oa Alternation - Auto/biographical narratives and the lives of Jordan Ngubane

Volume 7, Issue 1
  • ISSN : 1023-1757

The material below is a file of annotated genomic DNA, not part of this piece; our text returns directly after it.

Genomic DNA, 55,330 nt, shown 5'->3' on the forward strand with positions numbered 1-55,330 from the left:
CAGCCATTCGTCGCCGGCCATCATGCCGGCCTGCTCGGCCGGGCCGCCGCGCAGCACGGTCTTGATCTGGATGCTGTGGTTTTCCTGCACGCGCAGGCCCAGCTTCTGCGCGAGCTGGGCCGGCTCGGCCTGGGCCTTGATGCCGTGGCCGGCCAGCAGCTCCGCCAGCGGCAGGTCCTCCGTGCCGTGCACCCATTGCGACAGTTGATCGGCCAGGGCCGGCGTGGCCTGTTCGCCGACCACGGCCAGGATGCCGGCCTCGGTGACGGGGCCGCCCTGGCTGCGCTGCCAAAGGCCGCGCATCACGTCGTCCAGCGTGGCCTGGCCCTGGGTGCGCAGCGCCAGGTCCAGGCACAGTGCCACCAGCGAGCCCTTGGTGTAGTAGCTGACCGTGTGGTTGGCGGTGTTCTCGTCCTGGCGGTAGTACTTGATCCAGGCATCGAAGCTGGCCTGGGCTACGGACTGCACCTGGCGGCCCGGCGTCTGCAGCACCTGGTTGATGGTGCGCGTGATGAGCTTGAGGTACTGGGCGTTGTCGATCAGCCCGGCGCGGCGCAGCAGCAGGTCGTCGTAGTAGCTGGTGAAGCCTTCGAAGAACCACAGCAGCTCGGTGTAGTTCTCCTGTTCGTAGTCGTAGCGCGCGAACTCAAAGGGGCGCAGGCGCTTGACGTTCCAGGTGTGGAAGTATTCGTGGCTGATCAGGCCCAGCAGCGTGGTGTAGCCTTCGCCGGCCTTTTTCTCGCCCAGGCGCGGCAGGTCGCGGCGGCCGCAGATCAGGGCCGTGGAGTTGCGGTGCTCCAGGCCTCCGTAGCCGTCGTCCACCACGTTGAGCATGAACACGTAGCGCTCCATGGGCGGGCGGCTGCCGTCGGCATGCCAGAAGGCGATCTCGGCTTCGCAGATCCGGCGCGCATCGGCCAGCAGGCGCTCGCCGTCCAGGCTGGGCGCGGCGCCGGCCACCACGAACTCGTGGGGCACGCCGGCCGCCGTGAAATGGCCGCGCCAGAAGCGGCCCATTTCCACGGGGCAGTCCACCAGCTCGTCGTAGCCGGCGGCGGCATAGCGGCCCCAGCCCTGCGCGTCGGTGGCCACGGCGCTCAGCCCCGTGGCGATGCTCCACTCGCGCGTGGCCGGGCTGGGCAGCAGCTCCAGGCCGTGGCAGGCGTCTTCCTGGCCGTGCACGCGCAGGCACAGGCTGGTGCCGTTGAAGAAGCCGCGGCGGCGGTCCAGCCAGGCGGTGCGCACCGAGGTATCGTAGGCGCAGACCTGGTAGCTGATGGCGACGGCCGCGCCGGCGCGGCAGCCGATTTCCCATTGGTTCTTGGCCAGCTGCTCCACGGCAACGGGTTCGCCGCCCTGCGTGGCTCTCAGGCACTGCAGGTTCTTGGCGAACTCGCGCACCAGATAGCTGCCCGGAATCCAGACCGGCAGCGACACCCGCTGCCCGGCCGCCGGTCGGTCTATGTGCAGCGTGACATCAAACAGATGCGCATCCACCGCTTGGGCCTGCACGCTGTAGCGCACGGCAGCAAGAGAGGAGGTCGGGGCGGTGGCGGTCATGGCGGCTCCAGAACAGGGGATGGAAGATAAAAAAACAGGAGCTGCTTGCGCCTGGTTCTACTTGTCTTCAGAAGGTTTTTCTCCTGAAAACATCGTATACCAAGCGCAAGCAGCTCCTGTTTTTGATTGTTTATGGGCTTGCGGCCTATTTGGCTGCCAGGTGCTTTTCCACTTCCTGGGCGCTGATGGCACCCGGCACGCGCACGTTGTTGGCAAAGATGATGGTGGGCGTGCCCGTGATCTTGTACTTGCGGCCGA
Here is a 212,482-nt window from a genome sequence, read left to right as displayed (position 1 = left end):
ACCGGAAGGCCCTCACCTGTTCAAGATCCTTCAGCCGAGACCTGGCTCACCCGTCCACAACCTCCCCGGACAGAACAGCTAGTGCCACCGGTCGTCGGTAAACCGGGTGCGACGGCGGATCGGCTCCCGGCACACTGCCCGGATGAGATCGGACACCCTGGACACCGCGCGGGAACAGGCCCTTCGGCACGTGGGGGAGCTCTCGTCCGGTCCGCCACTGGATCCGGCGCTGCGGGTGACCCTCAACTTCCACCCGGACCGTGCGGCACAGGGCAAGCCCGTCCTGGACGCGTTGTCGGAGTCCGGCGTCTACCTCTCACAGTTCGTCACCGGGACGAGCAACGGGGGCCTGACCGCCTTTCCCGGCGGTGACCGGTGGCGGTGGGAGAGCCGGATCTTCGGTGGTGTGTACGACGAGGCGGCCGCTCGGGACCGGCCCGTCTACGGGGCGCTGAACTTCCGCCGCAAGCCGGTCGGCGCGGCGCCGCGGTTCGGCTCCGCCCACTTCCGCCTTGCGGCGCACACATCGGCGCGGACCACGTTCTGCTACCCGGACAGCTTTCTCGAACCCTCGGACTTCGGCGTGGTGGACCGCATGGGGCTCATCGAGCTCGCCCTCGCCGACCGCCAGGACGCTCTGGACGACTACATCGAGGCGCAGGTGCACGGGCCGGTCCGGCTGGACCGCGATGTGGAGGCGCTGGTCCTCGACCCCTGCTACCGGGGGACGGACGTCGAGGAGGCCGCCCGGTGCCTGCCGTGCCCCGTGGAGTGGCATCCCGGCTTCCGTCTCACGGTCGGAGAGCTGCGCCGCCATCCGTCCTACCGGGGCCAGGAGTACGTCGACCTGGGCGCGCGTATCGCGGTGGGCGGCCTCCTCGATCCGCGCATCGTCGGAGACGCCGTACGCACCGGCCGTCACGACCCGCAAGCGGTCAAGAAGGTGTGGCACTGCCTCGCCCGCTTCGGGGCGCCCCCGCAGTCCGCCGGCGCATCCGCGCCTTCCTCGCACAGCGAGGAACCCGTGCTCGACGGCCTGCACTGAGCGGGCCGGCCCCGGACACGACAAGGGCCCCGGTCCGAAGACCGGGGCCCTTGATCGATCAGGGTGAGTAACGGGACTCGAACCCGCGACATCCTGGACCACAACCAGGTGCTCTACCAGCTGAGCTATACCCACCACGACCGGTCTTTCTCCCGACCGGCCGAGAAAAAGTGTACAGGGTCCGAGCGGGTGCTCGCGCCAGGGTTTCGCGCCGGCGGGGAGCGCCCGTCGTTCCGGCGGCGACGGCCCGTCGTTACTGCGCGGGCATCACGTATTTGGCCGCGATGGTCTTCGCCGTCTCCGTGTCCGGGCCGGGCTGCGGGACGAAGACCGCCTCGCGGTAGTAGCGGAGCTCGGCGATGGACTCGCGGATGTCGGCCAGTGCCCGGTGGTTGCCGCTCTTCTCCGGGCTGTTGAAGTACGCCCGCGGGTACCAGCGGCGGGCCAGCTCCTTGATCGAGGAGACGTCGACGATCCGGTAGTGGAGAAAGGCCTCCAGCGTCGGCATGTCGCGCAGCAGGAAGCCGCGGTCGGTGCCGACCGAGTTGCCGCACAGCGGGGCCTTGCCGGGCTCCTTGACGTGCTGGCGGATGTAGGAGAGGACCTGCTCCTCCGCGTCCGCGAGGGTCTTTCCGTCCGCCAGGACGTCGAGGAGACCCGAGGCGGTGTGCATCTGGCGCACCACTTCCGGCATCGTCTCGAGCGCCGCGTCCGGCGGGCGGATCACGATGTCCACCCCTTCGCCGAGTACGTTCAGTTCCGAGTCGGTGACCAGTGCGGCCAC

In South African historiography over the past two decades, autobiographies and personal narratives have been used to engage with theoretical issues of culture, identity and consciousness, to help recast 'revisionist' accounts of class formation and capitalist development. Life histories have been used to explore the complex web of class, racial, gender and ethnic identifications through which peoples' lives have been shaped, and to address questions of human agency. They have been especially important in approaching history 'from the bottom up', to rewrite South African history in terms of the experiences of ordinary people. This has included work on African politics, with which this article is primarily concerned. African nationalist politics in Lodge's work, for example, has been rooted in 'grass-roots' community experience. In Black Politics in South Africa Since 1945 (1983), he traces the post-war rise of the nationalist movement essentially as a process of interaction between the strata of political leadership and local communities at 'grass-roots' level, each with localised day-to-day grievances and local histories of resistance.

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